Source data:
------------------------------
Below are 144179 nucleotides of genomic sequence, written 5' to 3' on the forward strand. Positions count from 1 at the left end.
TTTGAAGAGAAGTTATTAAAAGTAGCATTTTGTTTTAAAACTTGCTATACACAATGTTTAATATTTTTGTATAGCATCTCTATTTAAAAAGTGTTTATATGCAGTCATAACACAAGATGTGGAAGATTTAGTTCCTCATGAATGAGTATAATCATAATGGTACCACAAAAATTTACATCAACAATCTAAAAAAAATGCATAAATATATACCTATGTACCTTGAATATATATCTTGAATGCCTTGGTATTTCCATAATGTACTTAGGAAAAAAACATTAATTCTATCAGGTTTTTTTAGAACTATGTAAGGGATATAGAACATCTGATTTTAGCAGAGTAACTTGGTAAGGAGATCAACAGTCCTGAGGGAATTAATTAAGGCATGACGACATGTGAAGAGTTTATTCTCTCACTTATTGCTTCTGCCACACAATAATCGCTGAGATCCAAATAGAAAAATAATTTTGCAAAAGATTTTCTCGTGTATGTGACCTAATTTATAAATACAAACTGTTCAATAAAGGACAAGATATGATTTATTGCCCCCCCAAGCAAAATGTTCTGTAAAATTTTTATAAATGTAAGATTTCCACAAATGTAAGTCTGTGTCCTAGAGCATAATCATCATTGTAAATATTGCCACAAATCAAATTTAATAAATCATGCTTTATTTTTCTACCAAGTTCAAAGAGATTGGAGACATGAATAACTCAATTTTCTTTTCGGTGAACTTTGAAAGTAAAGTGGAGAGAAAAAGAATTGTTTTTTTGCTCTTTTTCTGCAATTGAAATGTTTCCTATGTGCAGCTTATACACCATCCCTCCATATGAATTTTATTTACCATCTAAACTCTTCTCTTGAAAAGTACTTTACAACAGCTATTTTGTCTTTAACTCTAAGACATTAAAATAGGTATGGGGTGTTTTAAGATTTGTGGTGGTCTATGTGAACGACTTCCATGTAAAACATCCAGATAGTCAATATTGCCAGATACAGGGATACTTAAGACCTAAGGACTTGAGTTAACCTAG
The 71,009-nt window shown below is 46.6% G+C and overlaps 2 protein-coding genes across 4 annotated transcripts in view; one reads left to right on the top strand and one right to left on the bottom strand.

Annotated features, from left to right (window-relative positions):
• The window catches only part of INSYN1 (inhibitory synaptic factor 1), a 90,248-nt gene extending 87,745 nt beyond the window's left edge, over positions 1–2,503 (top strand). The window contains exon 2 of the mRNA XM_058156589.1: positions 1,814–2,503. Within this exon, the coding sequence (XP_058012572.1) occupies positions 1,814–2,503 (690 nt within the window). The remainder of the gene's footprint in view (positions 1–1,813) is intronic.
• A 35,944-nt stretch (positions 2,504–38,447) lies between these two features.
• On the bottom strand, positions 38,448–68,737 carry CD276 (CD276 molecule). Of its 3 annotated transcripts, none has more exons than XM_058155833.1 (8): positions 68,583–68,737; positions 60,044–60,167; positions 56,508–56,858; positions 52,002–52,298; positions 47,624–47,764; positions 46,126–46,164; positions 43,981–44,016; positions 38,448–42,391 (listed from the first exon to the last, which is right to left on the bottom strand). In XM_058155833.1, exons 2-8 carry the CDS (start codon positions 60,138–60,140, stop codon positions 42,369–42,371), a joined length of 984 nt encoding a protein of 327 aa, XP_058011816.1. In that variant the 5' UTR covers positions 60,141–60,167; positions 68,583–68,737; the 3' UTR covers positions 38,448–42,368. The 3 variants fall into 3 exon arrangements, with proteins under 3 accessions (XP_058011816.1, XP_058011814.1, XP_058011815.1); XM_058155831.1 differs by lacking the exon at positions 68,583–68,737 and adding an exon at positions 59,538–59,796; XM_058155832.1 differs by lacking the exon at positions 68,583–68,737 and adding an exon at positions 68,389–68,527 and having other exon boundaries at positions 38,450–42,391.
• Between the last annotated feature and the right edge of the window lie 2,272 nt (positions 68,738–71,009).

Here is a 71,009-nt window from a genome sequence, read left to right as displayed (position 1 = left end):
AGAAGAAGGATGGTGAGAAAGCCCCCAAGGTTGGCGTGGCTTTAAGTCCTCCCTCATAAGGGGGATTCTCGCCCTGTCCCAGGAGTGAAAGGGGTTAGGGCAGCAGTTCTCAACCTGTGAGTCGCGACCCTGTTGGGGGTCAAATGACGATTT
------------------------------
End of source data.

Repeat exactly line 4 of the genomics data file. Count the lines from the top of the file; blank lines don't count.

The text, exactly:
Annotated features, from left to right (window-relative positions):